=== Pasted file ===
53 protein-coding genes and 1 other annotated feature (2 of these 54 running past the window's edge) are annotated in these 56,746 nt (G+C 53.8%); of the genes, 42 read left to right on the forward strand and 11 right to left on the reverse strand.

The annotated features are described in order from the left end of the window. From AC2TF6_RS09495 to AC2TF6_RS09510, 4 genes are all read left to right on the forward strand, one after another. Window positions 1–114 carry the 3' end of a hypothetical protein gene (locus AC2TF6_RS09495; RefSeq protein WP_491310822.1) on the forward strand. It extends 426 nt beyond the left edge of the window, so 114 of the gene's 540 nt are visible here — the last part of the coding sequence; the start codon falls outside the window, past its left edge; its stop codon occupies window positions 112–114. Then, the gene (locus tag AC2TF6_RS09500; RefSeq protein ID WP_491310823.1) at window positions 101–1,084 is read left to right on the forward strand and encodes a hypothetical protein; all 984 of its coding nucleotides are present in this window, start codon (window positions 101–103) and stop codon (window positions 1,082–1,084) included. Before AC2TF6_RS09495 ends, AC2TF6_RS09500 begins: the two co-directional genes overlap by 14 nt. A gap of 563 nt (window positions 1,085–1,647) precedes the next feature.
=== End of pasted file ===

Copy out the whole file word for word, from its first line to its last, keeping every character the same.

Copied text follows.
53 protein-coding genes and 1 other annotated feature (2 of these 54 running past the window's edge) are annotated in these 56,746 nt (G+C 53.8%); of the genes, 42 read left to right on the forward strand and 11 right to left on the reverse strand.

The annotated features are described in order from the left end of the window. From AC2TF6_RS09495 to AC2TF6_RS09510, 4 genes are all read left to right on the forward strand, one after another. Window positions 1–114 carry the 3' end of a hypothetical protein gene (locus AC2TF6_RS09495; RefSeq protein WP_491310822.1) on the forward strand. It extends 426 nt beyond the left edge of the window, so 114 of the gene's 540 nt are visible here — the last part of the coding sequence; the start codon falls outside the window, past its left edge; its stop codon occupies window positions 112–114. Then, the gene (locus tag AC2TF6_RS09500; RefSeq protein ID WP_491310823.1) at window positions 101–1,084 is read left to right on the forward strand and encodes a hypothetical protein; all 984 of its coding nucleotides are present in this window, start codon (window positions 101–103) and stop codon (window positions 1,082–1,084) included. Before AC2TF6_RS09495 ends, AC2TF6_RS09500 begins: the two co-directional genes overlap by 14 nt. A gap of 563 nt (window positions 1,085–1,647) precedes the next feature.